BASANT KUMAR ETC. Vs UNION OF INDIA ETC.
Bench: K. RAMASWAMY,FAIZAN UDDIN,G.B. PATTANAIK
Case number: Appeal (civil) 4327 of 1991
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PETITIONER: BASANT KUMAR ETC.
RESPONDENT: UNION OF INDIA ETC.
DATE OF JUDGMENT: 12/09/1996
BENCH: K. RAMASWAMY, FAIZAN UDDIN, G.B. PATTANAIK
JUDGMENT: WITH 12566/86, 12567, 12569 & 12570/96 CIVIL APPEAL NO/ OF 1996 (Arising out of SLP (C) Nos. 14764, 17053-55 of 1992 and SLP of 1991 (CC No. 14103/91) SLP (C) 19899/96) O R D E R These appeals by special leave arise from the judgment of the Division Bench of the High Court of Delhi made on July 8, 1996 in Letters Patent Appeal No.97/80 and other cases. Notification under Section 4(1) of the Land Acquisition Act, 1894 (1 of 1894) (for short, the ’Act’) was published on October 24, 1961 acquiring a large extent of 1669 bighas 18 biswas of land for the planned development of Delhi. The said lands are situated in revenue estate of Posangipur. The Land Acquisition Officer categorised the lands in to two blocks-Block A and Block B. He assessed the compensation at the rate of Rs.1400/-per bigha for Block A and Rs.1200/- per bigha for Block 8. On reference under Section 18, the Additional District Judge by his award and decree dated March 8, 1968 enhanced the compensation to Rs.3050/-per bigha. On Regular First Appeal the learned single Judge dismissed the appeal confirming the award of the reference Court. When the LPA was filed, the Division Bench held that the LPA did not lie. IN Balbir Singh vs. Union of India in RFA NO.214/68 by judgment dated May, 14 1980 the same was taken on merits in the appeal. Similar is the case in SLP(C) No.17055/92 relating to Chhajju in RFA NO.65/69 of the even number dated May 14, 1980. Thus, these appeals by special leave. The extent of the land involved in Basant Kumar’s case,viz.,CA NO.4327/91 is not clear as no one is appearing for the appellant. But as regards the appeal of Chhajju, his lands are of an extent of 37 bighas 10 biswas in which his share is one-half. As regards Balbir Singh’s lands, he has 66 bighas, 10 biswas in which he has 1/3rd share. The question for consideration is: what will be the reasonable compensation which the lands under acquisition were capable to secure as on the date of the notification.? Shri N.C. Jain, the learned senior counsel appearing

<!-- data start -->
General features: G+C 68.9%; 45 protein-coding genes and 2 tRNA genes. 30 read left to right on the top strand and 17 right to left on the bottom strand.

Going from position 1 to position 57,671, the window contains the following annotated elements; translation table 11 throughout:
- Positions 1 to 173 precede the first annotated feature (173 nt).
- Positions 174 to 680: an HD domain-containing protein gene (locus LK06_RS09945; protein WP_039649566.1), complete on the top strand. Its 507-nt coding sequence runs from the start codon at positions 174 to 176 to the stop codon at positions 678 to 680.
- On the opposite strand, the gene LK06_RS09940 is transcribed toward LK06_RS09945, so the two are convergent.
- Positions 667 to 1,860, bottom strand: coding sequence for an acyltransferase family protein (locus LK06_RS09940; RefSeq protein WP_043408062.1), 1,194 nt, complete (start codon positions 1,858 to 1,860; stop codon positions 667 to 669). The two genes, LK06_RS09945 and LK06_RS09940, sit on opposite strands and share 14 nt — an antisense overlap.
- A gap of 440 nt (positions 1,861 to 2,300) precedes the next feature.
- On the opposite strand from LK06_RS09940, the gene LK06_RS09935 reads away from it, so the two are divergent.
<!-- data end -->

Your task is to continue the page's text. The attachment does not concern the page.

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for the appellants, contended that in RFA No.55/70 Raghuvir Singh vs. Union of India arising out of the same notification, another Division Bench of the High Court had determined the compensation at the rate of Rs.8700/- per bigha and less Rs.500 per bigha for the notified lands; and similar was the view taken by another Bench of that Court in LPA No.137/80 and batch decided on April 19.1991 titled Chet Ram and Ors.vs.Union of India. All these lends being situated in the same village, the appellants are also entitled to the same rate of compensation. The Union of India had not filed any appeals against those cases. The lands are possessed of same potential value and, therefore, the appellants are entitled to the same compensation. We had adjourned the case on the last occasion, as no one appeared for the Union Of India; Since, even today, no one is appearing for the Union of India, we have taken assistance of Shri Jain and have waded through the entire material evidence. The question is: whether the appellants are entitled to the same compensation as was determined by the High Court in the appeals arising out of Raghubir Singh’s came and Chet Ram’s case? It has been firmly settled law by beed role of decisions of this Court that the Judge determining the compensation under Section 23(1) should sit in the arm chair of a willing prudent purchaser in an open market and see whether he would offer the same amount proposed to be fixed as market value as a willing and prudent buyer for the same or similar land, i.e., land possessing all the advantageous features and of same extent. This test should always be kept in view and answer affirmatively, taking in to consideration all relevant facts and circumstances. If feats of imagination are allowed to sway he out steps his domain of judicial decision and lands in misconduct amenable to disciplinary law. We have gone through the record and judgments in Chet Ram’s case and Raghubir Singh’s case decided by the two Division Benches. The learned judges have adopted the principal that the entire lands in the village shall be treated as one unit and the compensation shall uniformly be determined on that basis. The principal is wholly unsustainable in law and cannot be a valid ground for determination of compensation. It is common knowledge that even in the same village, no two lands command same market value. The lands abutting main road or national highway command higher market value and as the location goes Backward, market value of interior land would less even for same kind of land. It is a settled legal position that the lands possessed of only similar potentiality or the value with similar advantages offer comparable parity of the value; it is common knowledge that the lands in the village spread over the vast extent. In this case it is seen that land is as vast as admeasuring 1669 bighas, 18 biswas of land in the village. So , all lands cannot and should not be classified as possessed of same market value. Burden is always on the claimant to prove the market value and the Court should adopt realistic standards and progmatic approach in evaluation of the evidence. No doubt, each individual have different parcels of the land out of that vast land. If that principle is accepted as propounded by the High Court, irrespective of the quality of the land, all will be entitled to the same compensation. That principal is not the correct approach in law. The doctrine of equality in determination and payment of same compensation fro all claimants involved in the same notification is not good principal acceptable for the aforestated reasons when both the lands are proved to be possessed of same advantages, features etc, then only equal